The Advaitic Theism of the Bhāgavata Purāṇa

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Motilal Banarsidass Publ., 1986 - Religion - 170 pages
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Within a compass of eight chapters of this volume the author makes a close examination of the fundamental tenets of Bhagavata Purana. By penetrating analysis he shows how as a unified scripture Bhagavata Purana combines Vedantic non-dualism and Vaisnava devotionalism; and how the Bhagavata non-dualism accommodates the reality of the universe and of the individual selves in it within the all-encompassing reality of Brahman. According to the author, this wonderful beldning the devotionalism and non-dualism in the Bhagavata Purana finds its expression in the worship of Krsna as transcendent and supreme deity by all Vaisnavas.Discussion and delineation throughout the chapters single out 'each of the major forces' determining 'the religious structure of the Bhagavata which has a significance and meaning for the study of religion beyond that of situating a scriptural text within a religious history.'The present scholarly work will be of speical appeal to the students of Indian religion and philosophy. It will also find place in the bookselves of the general reader interested in Indian history and culture.
 

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Page 36 - The plurality of spirits certainly follows from the distributive (nature) of the incidence of birth and death and of (the endowment of) the instruments (of cognition and...
Page 62 - As a father to his son, as a friend to his friend, As a lover to his beloved, be pleased to show mercy, O God!
Page 66 - Arjuna : ^t it yo mam pasyati sarvatra sarvam ca mayi pasyati tasyaham na pranasyami sa ca me na pranasyati (He who sees Me everywhere and sees all in Me, I am not lost to Him nor is he lost to Me.) Dr.
Page 42 - The syncretism effected through this doctrine," in the words of S. Jaiswal, "was sometimes brahmanical and sometimes popular in character, but to a great extent it was the reconciliatory attitude of Vaisnavism which gave the country a kind of cultural unity and succeeded in establishing the same kind of social structure all over India."1 The Bhagavata Purana played an important role in this process. Further, the character of its Deity and his appearances, its non-dualism, and the fervor of its devotion,...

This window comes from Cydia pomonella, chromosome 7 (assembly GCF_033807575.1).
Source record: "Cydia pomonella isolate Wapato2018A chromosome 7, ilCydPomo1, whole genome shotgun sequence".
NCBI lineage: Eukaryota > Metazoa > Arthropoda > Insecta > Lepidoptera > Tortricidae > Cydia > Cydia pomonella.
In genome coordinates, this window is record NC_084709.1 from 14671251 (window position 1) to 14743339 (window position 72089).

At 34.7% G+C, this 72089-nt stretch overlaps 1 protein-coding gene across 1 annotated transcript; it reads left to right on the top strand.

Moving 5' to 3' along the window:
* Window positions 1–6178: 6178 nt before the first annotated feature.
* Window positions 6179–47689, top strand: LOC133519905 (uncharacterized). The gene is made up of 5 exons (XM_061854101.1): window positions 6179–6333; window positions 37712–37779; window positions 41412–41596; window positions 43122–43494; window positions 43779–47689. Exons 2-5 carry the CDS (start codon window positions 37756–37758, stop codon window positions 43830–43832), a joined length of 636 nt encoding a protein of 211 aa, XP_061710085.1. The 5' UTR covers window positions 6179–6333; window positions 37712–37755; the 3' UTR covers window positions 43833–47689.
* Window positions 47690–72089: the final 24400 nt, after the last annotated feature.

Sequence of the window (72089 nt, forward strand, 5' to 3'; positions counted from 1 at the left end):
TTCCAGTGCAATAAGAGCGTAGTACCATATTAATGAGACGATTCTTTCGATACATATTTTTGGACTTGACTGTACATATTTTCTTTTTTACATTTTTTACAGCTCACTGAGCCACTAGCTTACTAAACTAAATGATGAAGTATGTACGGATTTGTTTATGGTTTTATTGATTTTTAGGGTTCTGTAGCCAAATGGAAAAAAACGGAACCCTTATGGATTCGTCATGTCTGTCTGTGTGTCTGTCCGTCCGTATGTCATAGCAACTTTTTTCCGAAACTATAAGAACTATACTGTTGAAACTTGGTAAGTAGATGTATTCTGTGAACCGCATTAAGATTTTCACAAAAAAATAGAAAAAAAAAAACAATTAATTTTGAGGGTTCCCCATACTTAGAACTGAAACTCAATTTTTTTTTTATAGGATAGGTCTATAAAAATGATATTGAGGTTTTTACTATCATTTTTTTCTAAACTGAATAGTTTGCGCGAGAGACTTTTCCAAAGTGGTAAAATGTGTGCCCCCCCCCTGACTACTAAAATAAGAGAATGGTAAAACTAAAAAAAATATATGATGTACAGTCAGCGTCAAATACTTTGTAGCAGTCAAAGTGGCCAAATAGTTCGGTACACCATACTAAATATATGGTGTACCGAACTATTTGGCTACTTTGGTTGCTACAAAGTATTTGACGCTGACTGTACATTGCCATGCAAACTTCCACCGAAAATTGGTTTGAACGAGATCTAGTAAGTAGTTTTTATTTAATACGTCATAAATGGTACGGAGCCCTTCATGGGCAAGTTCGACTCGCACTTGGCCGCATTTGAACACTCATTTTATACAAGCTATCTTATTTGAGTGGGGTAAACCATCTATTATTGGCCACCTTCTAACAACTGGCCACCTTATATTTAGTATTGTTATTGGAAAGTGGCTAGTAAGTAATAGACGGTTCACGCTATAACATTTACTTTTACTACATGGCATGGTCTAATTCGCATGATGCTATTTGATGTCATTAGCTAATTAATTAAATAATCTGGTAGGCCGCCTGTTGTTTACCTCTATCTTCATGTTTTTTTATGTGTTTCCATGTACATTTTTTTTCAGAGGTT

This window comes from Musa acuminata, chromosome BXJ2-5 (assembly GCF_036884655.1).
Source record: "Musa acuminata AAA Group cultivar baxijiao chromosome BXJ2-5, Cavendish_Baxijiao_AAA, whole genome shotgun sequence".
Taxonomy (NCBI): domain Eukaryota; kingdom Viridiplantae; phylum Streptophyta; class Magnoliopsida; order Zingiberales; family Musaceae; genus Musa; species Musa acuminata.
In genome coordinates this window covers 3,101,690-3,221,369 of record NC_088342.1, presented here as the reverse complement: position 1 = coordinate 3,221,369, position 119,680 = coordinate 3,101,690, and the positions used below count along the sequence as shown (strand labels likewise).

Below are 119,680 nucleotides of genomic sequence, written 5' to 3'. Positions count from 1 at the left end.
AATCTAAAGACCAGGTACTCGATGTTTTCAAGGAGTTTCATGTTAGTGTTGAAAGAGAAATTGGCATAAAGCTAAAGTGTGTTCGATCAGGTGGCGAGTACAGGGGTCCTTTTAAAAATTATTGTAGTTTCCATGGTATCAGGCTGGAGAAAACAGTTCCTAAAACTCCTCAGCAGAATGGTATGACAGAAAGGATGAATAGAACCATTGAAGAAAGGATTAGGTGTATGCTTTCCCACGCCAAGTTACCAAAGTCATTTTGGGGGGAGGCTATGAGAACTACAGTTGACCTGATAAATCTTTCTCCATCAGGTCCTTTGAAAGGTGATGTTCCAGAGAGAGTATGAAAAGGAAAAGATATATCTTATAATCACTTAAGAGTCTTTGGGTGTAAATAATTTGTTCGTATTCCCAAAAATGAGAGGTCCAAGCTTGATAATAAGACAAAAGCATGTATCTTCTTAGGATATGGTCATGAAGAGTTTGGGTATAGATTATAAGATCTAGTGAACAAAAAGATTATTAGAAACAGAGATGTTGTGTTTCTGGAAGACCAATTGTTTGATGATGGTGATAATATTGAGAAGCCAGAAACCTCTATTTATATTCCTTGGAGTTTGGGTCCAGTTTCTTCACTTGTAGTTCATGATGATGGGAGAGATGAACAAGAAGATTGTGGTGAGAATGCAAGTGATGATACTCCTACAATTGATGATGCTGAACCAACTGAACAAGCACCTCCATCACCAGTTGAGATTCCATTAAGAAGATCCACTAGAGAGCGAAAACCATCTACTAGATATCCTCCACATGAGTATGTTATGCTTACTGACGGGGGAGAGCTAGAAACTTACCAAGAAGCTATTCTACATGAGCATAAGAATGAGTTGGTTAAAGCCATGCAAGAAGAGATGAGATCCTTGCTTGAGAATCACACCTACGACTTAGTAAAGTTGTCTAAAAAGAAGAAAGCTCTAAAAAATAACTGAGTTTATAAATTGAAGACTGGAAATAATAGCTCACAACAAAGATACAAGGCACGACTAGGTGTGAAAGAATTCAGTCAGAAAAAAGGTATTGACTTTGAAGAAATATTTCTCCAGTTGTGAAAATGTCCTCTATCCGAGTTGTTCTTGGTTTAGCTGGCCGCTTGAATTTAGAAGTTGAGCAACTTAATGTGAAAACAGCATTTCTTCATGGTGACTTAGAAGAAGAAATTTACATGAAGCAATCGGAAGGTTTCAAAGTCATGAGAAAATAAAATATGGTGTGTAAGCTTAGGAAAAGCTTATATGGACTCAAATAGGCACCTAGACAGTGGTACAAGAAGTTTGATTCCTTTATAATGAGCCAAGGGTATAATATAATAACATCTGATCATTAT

Page 47 - Its approach is to show that Krsna is Visnu's equal or his superior, thereby replacing him as the highest identity of God. In canto ten Arjuna and Krsna journey to the highest heaven of Visnu, searching for the lost sons of a Brahman. There they behold the Supreme Person, who pervades everything with his infinite powers, resting on the serpent Sesa. Krsna "bowed to infinite Acyuta, who was himself.
Page 128 - This doctrine left no room for the exercise of love and piety in the world of reality, though its followers allow it in the ordinary illusive condition of the human souls, and therefore it laid the axe at the root of Vaisnavism.
Page 48 - He now understands that the two, Visnu and Krsna, are identical and that Visnu has adored his companion, giving him preeminence. The two are one, Visnu displaying his glory in heaven and Krsna sporting on earth for the sake of virtue. In canto twelve there is a Tantric meditation, presumably derived from a Pancaratra source.
Page 48 - bowed to infinite Acyuta, who was himself." Arjuna was awestruck at the sight and bowed also. The highest Person, Visnu, addresses the two of them : "You are the sages Nara and Narayana."18 Here Krsna bows to himself in the form of Visnu, the former preeminent Deity, and is called Narayana by that form. Also it is indicated that Arjuna too, is a manifestation of Krsna. The two set an example to the whole world. Arjuna, "seeing the realm of Visnu, was much astonished. He realized that what is human...
Page 35 - A Source Book in Indian Philosophy. Edited by SARVEPALLI RADHAKRISHNAN and CHARLES A. MOORE. Princeton : Princeton University Press, 1957.
Page 48 - Bhdgavata is describing Visnu in terms of Krsna rather than vice versa. Similarly in canto eleven, Krsna recommends to Uddhava a yogic meditation in which he is to visualize within himself the beautiful form of Krsna, described in terms formerly used to describe Visnu. Krsna is to be conceived as having a symmetrical form with a handsom face, four arms, a graceful neck and bright smiles. He is wearing the brilliant, alligator shaped earings of Visnu : the conch, discus, mace, lotus, and the Kaustubha...

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